A Review of the Nigerian Energy Industry

One mscf/d gas can power three noodles factories – Shell

*R- L: Managing Director, Shell Nigeria Gas (SNG), Mr. Ed Ubong; Managing Director, SPDC and Country Chair, Shell Companies in Nigeria, Osagie Okunbor and Managing Director, SNEPCo, Bayo Ojulari during the Launching of the 2018 Shell Nigeria Briefing Notes.

*Create 4500 jobs

OpeOluwani Akintayo

07 July 2018, Sweetcrude, Abuja — Production of one million standard cubic feet, 1 mscf, of gas per day will provide the energy supply needs of three noodles factories in Nigeria, Managing Director, Shell Nigeria Gas, SNG, Ed Ubong has said.

Mr. Ubong revealed this while speaking on the topic ‘Maximising Nigeria’s Gas Potentials’ at the 2018 Nigerian Oil & Gas, NOG conference in Abuja on Tuesday.

According to him, if Nigeria could maximise its vast gas resources, just one million standard cubic feet of gas production could increase the country’s noodles industry by three, proving 1500 jobs in each of the factories.

However, he said despite the huge opportunities the country has in gas, more production, challenges such as “where and how to get gas” still looms in the minds of investors.

“Nigeria does not have enough gas industries that can take gas and turn it into power and be able to create jobs,” he said.

“If Nigeria can achieve so much with just one million standard cubic feet of gas, now imagine what the country can achieve by producing more and more gas”

“But Shell has been at the forefront of not only providing gas for exports but also for local use: cooking, manufacturing/production companies and for power generation”.

Nigeria has significant natural gas reserves, estimated at 192 Trillion Cubic Feet, TCF, and currently, ranks ninth in the world.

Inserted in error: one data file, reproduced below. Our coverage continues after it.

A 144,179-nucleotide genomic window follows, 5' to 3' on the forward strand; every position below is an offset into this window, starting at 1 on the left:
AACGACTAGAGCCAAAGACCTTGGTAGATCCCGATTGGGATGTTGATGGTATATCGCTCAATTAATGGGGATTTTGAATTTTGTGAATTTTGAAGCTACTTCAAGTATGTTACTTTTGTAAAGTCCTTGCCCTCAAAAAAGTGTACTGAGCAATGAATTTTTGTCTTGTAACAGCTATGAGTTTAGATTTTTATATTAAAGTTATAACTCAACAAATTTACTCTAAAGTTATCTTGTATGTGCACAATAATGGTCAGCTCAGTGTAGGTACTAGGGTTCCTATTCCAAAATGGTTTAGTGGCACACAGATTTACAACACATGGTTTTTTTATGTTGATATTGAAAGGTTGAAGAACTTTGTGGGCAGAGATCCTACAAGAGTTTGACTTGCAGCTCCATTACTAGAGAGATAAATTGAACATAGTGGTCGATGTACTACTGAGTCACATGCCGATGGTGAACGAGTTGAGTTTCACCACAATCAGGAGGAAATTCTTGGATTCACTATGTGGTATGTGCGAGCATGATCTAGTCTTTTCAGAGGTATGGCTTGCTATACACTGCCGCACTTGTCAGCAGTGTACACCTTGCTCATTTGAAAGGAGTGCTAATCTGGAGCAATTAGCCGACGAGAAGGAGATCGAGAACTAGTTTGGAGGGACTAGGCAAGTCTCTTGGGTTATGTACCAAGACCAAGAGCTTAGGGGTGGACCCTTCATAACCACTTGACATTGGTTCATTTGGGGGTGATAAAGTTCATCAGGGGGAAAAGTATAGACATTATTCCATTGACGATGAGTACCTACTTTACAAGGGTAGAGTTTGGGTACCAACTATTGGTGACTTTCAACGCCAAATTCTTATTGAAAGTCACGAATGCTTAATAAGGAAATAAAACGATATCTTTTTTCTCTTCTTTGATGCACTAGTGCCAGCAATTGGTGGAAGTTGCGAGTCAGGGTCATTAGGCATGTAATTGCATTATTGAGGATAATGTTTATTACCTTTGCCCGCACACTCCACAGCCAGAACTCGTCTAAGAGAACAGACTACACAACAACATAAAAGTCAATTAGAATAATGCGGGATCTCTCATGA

Despite this abundant reserve base, its utilisation in the domestic sector is said to be grossly inadequate as the country is yet to fully benefit from her natural gas endowment.

Nigeria‘s natural gas reserves rose by 4.067 trillion cubic feet (tcf) from 187.998tcf in 2014 to 192.065tcf in 2015, according to a report by the Nigerian National Petroleum Corporation, NNPC.

In its “2017 Benchmarking Exercise Report”, the firm said gas reserves in 2013 stood at 181.95 tcf, 182. 258tcf in 2012, 183.434tcf in 2011 and 182.817 tcf in 2010.

According to the report, the reserves include associated and non-associated gas, adding that the country remained one of the largest producers of natural gas.

Speaking further, Mr. Ubong said another major problem facing the few gas producers in the country is how to get their money from domestic offtakers.

“Yes, we have been providing gas for Nigeria for as long as we have existed in the country but the challenges still remains that we don’t get all our money from those we supply. This is business, and gas producers deserve to get paid,” he said.

“Whenever we supply gas to the power sector, they complain of inadequate funds and income to pay us, and without gas to power, the country cannot attain full industrialisation,” he noted.

According to him, between 2021-2030, the Nigerian industrial sector would still not be able to afford just 500 thousand standard cubic feet of gas.

“Due to many industries in Ogun state, they can take 400. Lagos can take 500 but, look at Aba’s many industries. That town has been in existence and producing from time immemorial but, none of those industries use gas.”

He revealed that over 60 percent of gas produced in Nigeria is by indigenous companies and not the international companies as is being speculated.

“I want industries to spring up particularly in the north so that it can increase local use of gas. If industries can spring up there, the job will now be left for pipeline operators to channel trunks to transport gas there for sale.”

He then cleared the air that despite the huge debts the company is being owed by offtakers, the company has not stopped providing gas for the Nigerian industries.

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